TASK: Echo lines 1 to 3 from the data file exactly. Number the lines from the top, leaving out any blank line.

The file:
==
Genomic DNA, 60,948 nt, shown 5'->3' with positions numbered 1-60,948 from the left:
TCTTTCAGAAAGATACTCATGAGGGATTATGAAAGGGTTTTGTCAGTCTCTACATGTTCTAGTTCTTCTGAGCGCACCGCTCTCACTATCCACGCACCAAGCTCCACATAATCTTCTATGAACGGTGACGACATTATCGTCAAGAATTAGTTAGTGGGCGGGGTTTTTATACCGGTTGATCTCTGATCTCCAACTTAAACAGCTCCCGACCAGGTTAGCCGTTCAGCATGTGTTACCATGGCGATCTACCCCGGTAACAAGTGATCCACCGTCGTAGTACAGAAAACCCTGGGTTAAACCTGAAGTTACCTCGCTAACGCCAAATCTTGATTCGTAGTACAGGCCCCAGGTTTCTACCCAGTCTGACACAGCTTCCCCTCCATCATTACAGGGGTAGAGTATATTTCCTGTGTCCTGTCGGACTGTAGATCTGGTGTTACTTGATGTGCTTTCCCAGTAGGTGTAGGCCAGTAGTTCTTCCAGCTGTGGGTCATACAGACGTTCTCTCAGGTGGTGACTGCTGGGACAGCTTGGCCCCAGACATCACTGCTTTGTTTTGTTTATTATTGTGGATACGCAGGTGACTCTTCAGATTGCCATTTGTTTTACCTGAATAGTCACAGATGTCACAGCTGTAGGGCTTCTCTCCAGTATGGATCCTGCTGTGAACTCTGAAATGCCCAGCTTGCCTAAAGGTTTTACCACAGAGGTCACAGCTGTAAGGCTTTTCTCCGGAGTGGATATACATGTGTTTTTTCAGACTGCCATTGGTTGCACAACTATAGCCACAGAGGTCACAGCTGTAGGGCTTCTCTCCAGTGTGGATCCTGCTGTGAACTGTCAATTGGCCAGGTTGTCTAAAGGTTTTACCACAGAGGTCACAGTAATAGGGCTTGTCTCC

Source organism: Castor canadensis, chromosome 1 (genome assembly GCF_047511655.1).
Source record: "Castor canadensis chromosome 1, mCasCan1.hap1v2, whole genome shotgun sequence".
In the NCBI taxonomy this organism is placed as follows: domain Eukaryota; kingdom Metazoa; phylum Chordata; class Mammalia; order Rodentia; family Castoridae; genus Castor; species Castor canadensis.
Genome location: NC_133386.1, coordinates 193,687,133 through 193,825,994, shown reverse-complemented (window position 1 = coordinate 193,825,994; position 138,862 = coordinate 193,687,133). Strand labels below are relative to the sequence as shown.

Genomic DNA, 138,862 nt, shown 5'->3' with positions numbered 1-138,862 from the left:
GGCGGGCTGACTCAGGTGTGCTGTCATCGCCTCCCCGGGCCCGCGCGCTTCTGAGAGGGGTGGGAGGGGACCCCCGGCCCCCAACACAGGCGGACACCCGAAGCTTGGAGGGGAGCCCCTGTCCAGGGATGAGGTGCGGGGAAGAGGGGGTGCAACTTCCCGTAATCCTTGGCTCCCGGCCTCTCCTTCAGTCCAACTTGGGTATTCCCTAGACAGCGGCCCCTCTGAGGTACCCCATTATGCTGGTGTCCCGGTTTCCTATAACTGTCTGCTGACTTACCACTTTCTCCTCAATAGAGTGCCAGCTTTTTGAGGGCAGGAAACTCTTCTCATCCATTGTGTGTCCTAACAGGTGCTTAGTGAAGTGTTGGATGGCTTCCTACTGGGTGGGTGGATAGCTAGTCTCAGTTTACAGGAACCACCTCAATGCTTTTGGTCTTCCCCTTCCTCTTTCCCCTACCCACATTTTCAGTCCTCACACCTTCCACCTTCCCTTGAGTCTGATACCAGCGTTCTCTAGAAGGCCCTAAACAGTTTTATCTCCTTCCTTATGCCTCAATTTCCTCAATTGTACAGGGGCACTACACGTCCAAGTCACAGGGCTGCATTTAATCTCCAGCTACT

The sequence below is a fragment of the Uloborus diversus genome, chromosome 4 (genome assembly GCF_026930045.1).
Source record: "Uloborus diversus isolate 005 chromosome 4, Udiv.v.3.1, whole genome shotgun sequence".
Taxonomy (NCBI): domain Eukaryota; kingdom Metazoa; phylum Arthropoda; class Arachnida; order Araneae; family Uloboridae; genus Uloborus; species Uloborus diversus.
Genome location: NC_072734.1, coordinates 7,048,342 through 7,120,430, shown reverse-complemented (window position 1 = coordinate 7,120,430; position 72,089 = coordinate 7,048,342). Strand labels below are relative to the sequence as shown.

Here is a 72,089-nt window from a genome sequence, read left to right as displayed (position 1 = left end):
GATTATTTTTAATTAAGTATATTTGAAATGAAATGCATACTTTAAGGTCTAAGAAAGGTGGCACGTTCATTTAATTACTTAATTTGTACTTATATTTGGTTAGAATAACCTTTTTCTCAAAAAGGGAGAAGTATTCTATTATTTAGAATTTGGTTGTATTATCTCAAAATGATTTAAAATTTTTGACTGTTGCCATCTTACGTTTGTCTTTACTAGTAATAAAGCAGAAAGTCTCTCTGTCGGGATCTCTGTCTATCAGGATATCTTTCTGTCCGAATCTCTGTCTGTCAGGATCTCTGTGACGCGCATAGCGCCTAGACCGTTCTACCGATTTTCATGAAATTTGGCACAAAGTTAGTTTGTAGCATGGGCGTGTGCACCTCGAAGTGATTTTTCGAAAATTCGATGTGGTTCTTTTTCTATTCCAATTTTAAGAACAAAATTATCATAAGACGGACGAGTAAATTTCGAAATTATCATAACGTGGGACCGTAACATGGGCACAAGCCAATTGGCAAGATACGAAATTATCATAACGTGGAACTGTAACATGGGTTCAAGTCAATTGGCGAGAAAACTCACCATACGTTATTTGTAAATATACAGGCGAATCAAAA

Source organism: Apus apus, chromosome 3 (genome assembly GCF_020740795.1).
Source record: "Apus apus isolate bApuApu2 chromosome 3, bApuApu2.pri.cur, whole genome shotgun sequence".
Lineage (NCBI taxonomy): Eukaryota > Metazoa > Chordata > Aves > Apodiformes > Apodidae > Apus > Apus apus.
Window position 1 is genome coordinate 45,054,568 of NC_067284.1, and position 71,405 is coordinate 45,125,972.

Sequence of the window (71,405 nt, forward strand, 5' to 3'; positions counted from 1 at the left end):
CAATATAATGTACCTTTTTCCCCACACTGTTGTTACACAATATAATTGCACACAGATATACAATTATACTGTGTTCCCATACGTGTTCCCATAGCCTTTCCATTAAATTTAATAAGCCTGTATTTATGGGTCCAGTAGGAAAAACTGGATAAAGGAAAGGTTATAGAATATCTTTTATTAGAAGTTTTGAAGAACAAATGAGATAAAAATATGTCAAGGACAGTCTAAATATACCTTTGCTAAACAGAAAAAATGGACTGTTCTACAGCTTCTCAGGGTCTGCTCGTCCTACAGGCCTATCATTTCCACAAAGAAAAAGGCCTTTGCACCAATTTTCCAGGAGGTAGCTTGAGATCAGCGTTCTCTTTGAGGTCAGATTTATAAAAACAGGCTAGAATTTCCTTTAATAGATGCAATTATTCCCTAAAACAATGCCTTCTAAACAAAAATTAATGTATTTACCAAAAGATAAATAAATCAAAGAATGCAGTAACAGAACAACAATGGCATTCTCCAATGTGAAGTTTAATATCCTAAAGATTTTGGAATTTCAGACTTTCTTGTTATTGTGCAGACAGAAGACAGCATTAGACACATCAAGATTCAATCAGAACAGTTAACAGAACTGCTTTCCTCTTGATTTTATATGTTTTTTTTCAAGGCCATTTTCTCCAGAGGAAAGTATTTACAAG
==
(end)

Genomic DNA, 60,948 nt, shown 5'->3' with positions numbered 1-60,948 from the left:
TCTTTCAGAAAGATACTCATGAGGGATTATGAAAGGGTTTTGTCAGTCTCTACATGTTCTAGTTCTTCTGAGCGCACCGCTCTCACTATCCACGCACCAAGCTCCACATAATCTTCTATGAACGGTGACGACATTATCGTCAAGAATTAGTTAGTGGGCGGGGTTTTTATACCGGTTGATCTCTGATCTCCAACTTAAACAGCTCCCGACCAGGTTAGCCGTTCAGCATGTGTTACCATGGCGATCTACCCCGGTAACAAGTGATCCACCGTCGTAGTACAGAAAACCCTGGGTTAAACCTGAAGTTACCTCGCTAACGCCAAATCTTGATTCGTAGTACAGGCCCCAGGTTTCTACCCAGTCTGACACAGCTTCCCCTCCATCATTACAGGGGTAGAGTATATTTCCTGTGTCCTGTCGGACTGTAGATCTGGTGTTACTTGATGTGCTTTCCCAGTAGGTGTAGGCCAGTAGTTCTTCCAGCTGTGGGTCATACAGACGTTCTCTCAGGTGGTGACTGCTGGGACAGCTTGGCCCCAGACATCACTGCTTTGTTTTGTTTATTATTGTGGATACGCAGGTGACTCTTCAGATTGCCATTTGTTTTACCTGAATAGTCACAGATGTCACAGCTGTAGGGCTTCTCTCCAGTATGGATCCTGCTGTGAACTCTGAAATGCCCAGCTTGCCTAAAGGTTTTACCACAGAGGTCACAGCTGTAAGGCTTTTCTCCGGAGTGGATATACATGTGTTTTTTCAGACTGCCATTGGTTGCACAACTATAGCCACAGAGGTCACAGCTGTAGGGCTTCTCTCCAGTGTGGATCCTGCTGTGAACTGTCAATTGGCCAGGTTGTCTAAAGGTTTTACCACAGAGGTCACAGTAATAGGGCTTGTCTCC

Source organism: Castor canadensis, chromosome 1 (genome assembly GCF_047511655.1).